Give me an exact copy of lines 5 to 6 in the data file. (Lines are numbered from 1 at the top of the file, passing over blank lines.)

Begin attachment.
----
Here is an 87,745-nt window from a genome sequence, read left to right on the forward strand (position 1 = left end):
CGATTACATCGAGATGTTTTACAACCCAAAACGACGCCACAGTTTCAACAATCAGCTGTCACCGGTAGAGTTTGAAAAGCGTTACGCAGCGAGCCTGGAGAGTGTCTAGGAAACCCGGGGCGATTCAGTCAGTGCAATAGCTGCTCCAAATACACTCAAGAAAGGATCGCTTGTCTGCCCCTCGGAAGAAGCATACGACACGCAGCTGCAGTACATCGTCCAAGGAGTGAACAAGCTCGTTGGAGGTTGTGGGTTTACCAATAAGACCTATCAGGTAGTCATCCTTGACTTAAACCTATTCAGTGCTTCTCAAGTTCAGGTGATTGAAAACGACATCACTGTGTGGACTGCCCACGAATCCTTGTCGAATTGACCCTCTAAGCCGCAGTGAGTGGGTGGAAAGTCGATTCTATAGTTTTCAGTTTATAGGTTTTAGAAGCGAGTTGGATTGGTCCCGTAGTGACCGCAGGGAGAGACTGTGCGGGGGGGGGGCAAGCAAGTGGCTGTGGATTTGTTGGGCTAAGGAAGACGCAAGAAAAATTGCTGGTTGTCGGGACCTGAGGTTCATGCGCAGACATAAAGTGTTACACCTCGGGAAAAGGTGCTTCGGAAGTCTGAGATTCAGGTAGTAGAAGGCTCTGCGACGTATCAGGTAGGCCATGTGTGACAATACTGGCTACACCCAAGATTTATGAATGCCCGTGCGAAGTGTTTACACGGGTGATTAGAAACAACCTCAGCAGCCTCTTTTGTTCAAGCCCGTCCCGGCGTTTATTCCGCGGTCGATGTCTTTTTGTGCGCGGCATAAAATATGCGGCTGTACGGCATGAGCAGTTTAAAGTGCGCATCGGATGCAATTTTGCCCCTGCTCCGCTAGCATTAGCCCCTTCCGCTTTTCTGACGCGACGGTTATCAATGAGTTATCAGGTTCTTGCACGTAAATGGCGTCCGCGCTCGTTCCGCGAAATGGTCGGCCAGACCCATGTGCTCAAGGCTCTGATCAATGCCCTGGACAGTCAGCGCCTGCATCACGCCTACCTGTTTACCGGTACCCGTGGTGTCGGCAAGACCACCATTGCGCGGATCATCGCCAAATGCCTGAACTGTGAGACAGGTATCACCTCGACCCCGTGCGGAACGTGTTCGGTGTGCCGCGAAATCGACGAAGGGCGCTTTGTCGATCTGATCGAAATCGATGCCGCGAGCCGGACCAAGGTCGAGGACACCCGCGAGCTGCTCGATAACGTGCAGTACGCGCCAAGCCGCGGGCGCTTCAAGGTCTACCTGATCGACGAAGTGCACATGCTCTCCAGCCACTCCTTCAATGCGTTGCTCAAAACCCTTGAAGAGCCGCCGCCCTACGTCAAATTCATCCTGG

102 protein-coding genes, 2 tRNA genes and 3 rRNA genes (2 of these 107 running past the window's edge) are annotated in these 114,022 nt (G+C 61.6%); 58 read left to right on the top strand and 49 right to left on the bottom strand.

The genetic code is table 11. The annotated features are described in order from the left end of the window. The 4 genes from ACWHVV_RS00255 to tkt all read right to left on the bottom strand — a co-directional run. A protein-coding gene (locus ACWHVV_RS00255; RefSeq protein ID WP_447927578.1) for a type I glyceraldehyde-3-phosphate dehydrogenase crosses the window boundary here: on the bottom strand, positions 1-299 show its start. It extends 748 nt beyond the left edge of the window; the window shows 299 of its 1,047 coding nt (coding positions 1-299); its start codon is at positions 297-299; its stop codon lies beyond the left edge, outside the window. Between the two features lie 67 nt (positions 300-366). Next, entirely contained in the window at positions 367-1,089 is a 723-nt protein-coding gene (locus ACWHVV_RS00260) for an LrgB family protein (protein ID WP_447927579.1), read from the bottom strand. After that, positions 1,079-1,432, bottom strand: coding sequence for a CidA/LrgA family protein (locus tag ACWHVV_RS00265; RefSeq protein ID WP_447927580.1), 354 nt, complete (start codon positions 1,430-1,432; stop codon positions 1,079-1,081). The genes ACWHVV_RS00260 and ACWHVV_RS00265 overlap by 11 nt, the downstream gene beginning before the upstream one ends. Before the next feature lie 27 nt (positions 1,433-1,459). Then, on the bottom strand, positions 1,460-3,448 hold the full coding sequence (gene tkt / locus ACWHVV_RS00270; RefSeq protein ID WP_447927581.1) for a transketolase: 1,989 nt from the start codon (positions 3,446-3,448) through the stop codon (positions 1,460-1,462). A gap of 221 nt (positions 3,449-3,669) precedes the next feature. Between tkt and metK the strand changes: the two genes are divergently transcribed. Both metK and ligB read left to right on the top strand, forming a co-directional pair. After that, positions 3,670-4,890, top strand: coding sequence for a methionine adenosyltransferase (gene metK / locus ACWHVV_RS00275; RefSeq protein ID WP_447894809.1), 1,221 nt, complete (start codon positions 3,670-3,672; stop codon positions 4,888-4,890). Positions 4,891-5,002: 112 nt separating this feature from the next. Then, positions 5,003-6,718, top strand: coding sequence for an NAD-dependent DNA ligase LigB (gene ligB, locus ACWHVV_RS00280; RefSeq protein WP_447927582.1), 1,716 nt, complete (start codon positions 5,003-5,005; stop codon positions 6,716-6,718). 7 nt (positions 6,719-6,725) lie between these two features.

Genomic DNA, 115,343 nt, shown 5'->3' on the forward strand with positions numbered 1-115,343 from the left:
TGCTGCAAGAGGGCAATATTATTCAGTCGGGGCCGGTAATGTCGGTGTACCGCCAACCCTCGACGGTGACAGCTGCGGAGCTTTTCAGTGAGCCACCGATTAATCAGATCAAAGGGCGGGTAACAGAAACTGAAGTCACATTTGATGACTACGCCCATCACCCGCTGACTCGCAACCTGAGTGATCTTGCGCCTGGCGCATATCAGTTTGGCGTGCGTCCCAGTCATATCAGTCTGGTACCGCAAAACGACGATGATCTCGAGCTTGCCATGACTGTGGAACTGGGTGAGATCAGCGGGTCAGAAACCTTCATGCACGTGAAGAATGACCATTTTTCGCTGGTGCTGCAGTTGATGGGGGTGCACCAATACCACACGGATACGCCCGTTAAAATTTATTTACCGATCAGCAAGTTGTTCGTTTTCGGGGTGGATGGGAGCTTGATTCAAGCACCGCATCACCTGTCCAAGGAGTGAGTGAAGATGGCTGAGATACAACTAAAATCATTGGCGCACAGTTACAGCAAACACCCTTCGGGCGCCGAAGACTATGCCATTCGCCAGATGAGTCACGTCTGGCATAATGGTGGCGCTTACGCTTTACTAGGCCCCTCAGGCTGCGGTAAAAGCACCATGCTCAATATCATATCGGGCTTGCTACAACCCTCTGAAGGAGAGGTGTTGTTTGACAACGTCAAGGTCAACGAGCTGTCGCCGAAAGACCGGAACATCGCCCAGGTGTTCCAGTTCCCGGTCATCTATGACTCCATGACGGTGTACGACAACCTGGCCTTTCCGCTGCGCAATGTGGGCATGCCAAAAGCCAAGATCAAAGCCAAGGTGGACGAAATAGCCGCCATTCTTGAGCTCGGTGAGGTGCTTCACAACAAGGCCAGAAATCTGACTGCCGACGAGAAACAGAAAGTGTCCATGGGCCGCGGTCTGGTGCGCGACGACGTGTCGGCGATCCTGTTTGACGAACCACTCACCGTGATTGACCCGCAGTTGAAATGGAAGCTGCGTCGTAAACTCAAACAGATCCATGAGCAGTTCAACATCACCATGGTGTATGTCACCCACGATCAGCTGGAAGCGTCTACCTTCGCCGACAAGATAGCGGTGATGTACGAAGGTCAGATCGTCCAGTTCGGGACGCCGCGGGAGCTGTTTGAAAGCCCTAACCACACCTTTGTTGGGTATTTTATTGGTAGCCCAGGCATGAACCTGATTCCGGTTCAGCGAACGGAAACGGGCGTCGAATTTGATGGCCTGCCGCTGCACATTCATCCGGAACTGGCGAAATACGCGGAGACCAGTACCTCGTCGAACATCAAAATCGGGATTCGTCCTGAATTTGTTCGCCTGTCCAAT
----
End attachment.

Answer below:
Genomic DNA, 115,343 nt, shown 5'->3' on the forward strand with positions numbered 1-115,343 from the left:
TGCTGCAAGAGGGCAATATTATTCAGTCGGGGCCGGTAATGTCGGTGTACCGCCAACCCTCGACGGTGACAGCTGCGGAGCTTTTCAGTGAGCCACCGATTAATCAGATCAAAGGGCGGGTAACAGAAACTGAAGTCACATTTGATGACTACGCCCATCACCCGCTGACTCGCAACCTGAGTGATCTTGCGCCTGGCGCATATCAGTTTGGCGTGCGTCCCAGTCATATCAGTCTGGTACCGCAAAACGACGATGATCTCGAGCTTGCCATGACTGTGGAACTGGGTGAGATCAGCGGGTCAGAAACCTTCATGCACGTGAAGAATGACCATTTTTCGCTGGTGCTGCAGTTGATGGGGGTGCACCAATACCACACGGATACGCCCGTTAAAATTTATTTACCGATCAGCAAGTTGTTCGTTTTCGGGGTGGATGGGAGCTTGATTCAAGCACCGCATCACCTGTCCAAGGAGTGAGTGAAGATGGCTGAGATACAACTAAAATCATTGGCGCACAGTTACAGCAAACACCCTTCGGGCGCCGAAGACTATGCCATTCGCCAGATGAGTCACGTCTGGCATAATGGTGGCGCTTACGCTTTACTAGGCCCCTCAGGCTGCGGTAAAAGCACCATGCTCAATATCATATCGGGCTTGCTACAACCCTCTGAAGGAGAGGTGTTGTTTGACAACGTCAAGGTCAACGAGCTGTCGCCGAAAGACCGGAACATCGCCCAGGTGTTCCAGTTCCCGGTCATCTATGACTCCATGACGGTGTACGACAACCTGGCCTTTCCGCTGCGCAATGTGGGCATGCCAAAAGCCAAGATCAAAGCCAAGGTGGACGAAATAGCCGCCATTCTTGAGCTCGGTGAGGTGCTTCACAACAAGGCCAGAAATCTGACTGCCGACGAGAAACAGAAAGTGTCCATGGGCCGCGGTCTGGTGCGCGACGACGTGTCGGCGATCCTGTTTGACGAACCACTCACCGTGATTGACCCGCAGTTGAAATGGAAGCTGCGTCGTAAACTCAAACAGATCCATGAGCAGTTCAACATCACCATGGTGTATGTCACCCACGATCAGCTGGAAGCGTCTACCTTCGCCGACAAGATAGCGGTGATGTACGAAGGTCAGATCGTCCAGTTCGGGACGCCGCGGGAGCTGTTTGAAAGCCCTAACCACACCTTTGTTGGGTATTTTATTGGTAGCCCAGGCATGAACCTGATTCCGGTTCAGCGAACGGAAACGGGCGTCGAATTTGATGGCCTGCCGCTGCACATTCATCCGGAACTGGCGAAATACGCGGAGACCAGTACCTCGTCGAACATCAAAATCGGGATTCGTCCTGAATTTGTTCGCCTGTCCAAT